Stuart’s portrait of Anna is remarkably similar to his portrait of Dolley Madison, not just because they are wearing similar low-busted dresses, wearing the same half-coy, half vacant expression, sitting in the same position and occupying the canvass in roughly the same way. The problem is in large part due to Stuart, who was an often-unimaginative painter with an obsession with noses and a tendency to use the same lighting tricks again and again.
For some reason, however, there are organ pipes lightly painted into a round frame in the background of Stuart’s picture of Anna. This is exactly the sort of detail that makes nearly identical portraits suddenly interesting, but nothing is explained. (It may be a reference to the painter’s origins as a highly skilled church organist, or to a musical instrument invented by William Thornton.)
One is glad for a little break from Stuart’s prim monotony. Especially apealing is an engaging portrait by Asher Durand of Maria DeHart Mayo Scott, married to 1812 hero Winfield Scott (who went on to devise the basic strategy for strangling the South in the Civil War). Dominating most of the other portraits in the exhibitions is a very polished if slightly dull full-length image of the British officer George Cockburn, a driving force behind the British burning of Washington. Painted by John James Halls, a British portrait artist with a touch of romanticism in his style, the Cockburn portrait (made sometime around 1817) conflates time, showing a calm, well-dressed man resting his sword on the ground, as Washington burns (years earlier) in the background. Painting would yield to photography as a medium for portraiture in the 19th century, but when an overwrought, idealized and ideologically loaded résuméof a man’s life was needed, it was a hard medium to beat.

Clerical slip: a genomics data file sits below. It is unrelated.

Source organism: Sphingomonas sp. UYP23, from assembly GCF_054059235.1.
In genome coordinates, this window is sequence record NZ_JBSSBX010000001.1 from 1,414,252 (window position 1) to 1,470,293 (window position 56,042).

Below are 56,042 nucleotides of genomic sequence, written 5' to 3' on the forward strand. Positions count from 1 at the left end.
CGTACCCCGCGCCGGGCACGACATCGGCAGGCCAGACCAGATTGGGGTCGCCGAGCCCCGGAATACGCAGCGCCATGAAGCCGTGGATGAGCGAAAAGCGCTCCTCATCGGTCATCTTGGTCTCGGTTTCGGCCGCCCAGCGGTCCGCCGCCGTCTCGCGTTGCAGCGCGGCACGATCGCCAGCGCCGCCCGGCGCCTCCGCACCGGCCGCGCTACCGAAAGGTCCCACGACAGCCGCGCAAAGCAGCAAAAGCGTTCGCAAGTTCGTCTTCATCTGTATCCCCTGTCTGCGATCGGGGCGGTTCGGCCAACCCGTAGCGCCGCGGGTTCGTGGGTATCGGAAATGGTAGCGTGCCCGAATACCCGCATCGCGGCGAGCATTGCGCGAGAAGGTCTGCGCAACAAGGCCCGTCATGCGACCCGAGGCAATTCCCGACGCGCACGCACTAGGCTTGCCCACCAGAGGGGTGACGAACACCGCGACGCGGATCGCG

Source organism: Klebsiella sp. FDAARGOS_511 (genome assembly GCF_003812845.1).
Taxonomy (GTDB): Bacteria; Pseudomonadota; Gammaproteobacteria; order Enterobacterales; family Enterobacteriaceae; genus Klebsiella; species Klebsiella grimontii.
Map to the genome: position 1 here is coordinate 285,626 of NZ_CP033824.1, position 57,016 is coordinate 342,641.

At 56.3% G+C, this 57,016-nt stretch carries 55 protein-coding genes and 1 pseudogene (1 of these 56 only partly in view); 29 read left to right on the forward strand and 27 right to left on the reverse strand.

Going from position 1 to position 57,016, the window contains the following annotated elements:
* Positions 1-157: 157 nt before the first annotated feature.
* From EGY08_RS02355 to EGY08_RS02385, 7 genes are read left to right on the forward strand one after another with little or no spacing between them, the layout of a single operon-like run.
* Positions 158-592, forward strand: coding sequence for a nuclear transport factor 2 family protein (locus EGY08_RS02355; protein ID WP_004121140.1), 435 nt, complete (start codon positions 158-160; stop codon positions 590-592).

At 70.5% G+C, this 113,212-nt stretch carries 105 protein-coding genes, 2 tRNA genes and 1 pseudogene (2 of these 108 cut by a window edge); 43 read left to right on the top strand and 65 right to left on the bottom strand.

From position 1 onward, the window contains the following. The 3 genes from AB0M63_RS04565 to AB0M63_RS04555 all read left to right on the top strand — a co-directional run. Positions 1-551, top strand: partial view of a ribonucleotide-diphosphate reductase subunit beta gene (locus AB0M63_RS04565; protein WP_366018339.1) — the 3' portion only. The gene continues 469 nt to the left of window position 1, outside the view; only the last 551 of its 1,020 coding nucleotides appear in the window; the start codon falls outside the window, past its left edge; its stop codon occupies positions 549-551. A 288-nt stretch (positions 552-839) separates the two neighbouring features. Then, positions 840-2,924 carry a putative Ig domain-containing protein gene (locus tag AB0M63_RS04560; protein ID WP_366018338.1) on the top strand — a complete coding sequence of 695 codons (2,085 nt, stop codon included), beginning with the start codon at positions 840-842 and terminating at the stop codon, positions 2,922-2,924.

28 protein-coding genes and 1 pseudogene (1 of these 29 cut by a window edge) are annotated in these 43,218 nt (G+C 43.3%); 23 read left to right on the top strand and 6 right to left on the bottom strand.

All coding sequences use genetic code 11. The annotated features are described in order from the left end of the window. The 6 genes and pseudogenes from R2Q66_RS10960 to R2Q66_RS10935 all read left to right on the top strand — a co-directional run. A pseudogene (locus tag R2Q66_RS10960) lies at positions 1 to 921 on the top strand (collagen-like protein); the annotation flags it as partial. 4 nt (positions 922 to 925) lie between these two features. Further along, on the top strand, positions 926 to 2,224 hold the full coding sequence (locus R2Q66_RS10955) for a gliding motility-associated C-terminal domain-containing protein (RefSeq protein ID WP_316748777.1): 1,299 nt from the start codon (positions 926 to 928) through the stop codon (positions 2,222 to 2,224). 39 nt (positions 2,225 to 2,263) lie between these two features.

Little is said about these works as paintings, and virtually nothing about the painters themselves. And the curators are cautious about making definitive statements about the war’s necessity or merit. “The British won most of the land battles, successfully blockaded American ports, and stymied American attempts to invade Canada,” reads the introductory wall text. The Treaty of Ghent, which ended this rather quixotic affair, essentially reset the clock back to the conditions that existed before the war began, with no official resolution to the problem of British interference in American shipping and commerce.
But after Andrew Jackson beat the British in New Orleans in 1815, with peace restored and the country still in one piece despite the calamity of what happened to Washington, Americans embraced the idea of victory, and the war was rich in nationalistic lore. History lovers will thrill to see an original copy of the Treaty of Ghent. Naval buffs will be sated with large canvases of sea battles (the United States tended to do better on the water). In the celebrity relics department, there is a red dress once owned by Dolley Madison. It may have been made from the White House velvet curtains that she supposedly saved along with the Washington portrait.